A 150ml bottle of Body Shop Sensual Massage Oil retails at £10 and is available either in-store or at


Featured Recovery Reviews

Nuflex Cooling Gel

Nuflex Cooling GelOver the year’s Cyclo have tried and tested no end of gels, creams and lotions for fixing those post-ride aches and pains and the latest to cross our desk (and legs and back) is the Nuflex Cooling Gel.


Intended for use immediately after (minor) injury the Nuflex Cooling Gel employs a combination of peppermint oils, which both stimulates the skin and acts as a natural, mild local aesthetic, and lemon oil good for stimulating blood flow (and therefore speeding recovery) and for general skin cleansing. The smell – part of the holistic experience of using such gels – is strong, but not overpowering and the sense of cooling, predominantly achieved through alcohol evaporation, is a gradual onset with quite disappointing results for longevity. There’s a general ‘tingle’ that lingers for quite some time after application but this certainly doesn’t go to the lengths that a traditional icepack might achieve; although in fairness the Nuflex Cooling Gel is a more portable, road-side solution than ice…


Repeat application – manufacturers rather vaguely suggest ‘several times a day’ – is certainly the way to go with a gel like this, but that does mean the 100ml tube won’t exactly last a race season. It feels more effective (certainly in terms of cooling) when gently applied rather than when more vigorous massage is used; a shame because a more robust application is more likely to help most minor muscle injuries.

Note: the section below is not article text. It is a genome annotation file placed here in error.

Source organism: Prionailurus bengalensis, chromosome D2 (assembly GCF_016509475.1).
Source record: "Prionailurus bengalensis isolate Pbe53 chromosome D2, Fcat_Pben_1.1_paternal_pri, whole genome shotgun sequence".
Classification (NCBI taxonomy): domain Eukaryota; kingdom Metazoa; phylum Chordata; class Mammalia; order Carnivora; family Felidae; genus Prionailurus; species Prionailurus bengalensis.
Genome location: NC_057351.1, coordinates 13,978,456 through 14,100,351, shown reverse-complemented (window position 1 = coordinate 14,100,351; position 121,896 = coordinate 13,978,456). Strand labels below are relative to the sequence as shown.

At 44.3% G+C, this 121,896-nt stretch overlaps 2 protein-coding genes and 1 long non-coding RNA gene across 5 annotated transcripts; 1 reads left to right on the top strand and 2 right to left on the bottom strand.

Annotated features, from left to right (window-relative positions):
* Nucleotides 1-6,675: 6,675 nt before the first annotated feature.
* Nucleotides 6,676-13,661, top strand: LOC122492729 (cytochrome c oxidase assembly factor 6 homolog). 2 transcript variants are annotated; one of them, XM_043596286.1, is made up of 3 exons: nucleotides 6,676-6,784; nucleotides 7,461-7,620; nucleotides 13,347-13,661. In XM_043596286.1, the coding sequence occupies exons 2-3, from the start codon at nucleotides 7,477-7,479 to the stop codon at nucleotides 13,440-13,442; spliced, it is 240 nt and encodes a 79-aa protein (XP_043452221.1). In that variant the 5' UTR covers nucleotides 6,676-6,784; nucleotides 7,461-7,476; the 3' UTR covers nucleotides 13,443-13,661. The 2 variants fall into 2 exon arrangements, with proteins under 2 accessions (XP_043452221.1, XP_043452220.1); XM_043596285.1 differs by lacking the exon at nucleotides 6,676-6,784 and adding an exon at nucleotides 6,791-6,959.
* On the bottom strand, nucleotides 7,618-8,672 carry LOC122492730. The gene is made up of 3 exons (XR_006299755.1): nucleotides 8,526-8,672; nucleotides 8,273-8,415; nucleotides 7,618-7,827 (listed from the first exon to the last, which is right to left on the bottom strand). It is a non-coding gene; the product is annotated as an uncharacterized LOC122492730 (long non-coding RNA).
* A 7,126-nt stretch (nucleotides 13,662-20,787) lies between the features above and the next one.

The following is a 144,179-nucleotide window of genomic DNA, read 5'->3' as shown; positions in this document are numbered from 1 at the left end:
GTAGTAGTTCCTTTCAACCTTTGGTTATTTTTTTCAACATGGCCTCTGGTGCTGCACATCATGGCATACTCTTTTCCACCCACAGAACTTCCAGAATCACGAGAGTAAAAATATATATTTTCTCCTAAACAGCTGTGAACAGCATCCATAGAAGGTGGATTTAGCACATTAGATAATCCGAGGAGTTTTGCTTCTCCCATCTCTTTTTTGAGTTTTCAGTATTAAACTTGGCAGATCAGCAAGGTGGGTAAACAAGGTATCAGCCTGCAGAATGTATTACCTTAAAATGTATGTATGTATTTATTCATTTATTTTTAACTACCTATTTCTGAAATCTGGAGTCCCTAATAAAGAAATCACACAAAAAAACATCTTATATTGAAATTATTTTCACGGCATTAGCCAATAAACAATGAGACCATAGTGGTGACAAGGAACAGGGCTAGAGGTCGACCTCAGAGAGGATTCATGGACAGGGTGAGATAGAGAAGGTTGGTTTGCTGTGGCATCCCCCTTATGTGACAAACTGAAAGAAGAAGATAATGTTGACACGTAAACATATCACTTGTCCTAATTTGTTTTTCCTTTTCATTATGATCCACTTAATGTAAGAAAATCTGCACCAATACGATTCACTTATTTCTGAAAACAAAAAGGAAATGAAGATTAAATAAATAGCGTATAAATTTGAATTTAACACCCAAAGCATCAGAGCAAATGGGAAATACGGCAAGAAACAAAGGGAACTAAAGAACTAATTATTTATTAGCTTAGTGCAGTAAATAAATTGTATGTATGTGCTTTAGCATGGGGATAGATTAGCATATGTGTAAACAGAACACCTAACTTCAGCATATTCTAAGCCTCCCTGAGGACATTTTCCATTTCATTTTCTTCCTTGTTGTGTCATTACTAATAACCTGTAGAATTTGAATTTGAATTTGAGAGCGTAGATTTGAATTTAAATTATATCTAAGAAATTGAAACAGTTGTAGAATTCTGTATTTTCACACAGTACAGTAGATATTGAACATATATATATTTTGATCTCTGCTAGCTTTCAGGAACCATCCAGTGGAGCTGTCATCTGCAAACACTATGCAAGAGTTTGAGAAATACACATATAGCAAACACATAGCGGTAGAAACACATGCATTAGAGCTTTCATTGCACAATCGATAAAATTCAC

The mild anti-inflammatory properties from the combined lemon and mint oils did help sooth a generally aching back post-ride and the fact that Nuflex Cooling Gel is non-greasy and rubs in completely is certainly a bonus. Not the most potent cooling gel we have tried (Biofreeze – review here – still leads) but Nuflex is a contender.


Nuflex Cooling Gel retails at £11.95 – again Biofreeze betters it on price – and is available from, amongst other places


Featured Recovery Reviews

Sore No More Warm Therapy

Sore No More Warm TherapyHunched over the bars for hours on end, legs pumping, hands gripped tight, a cold wind whipping around the neck… It’s little wonder that cyclists often end the day in need of more than a little TLC. Heat rubs and creams are always an excellent starting point for easing various aches and pains associated with both training and racing and Sore No More Warm Therapy looks to offer something a little different from the norm.


Taking it’s starting point from the various plant extracts used for centuries by the native tribes of northern Mexico the Sore No More Warm Therapy ingredient list reads something like an arcane recipe list. Capsaicin (derived from a plant in the chilli family), rose water and extracts of grapefruit seed, green tea, orange peel and queen of the prairie (a member of the rose family) are all found within, as are two ‘active’ ingredients: 3% camphor and 3% menthol.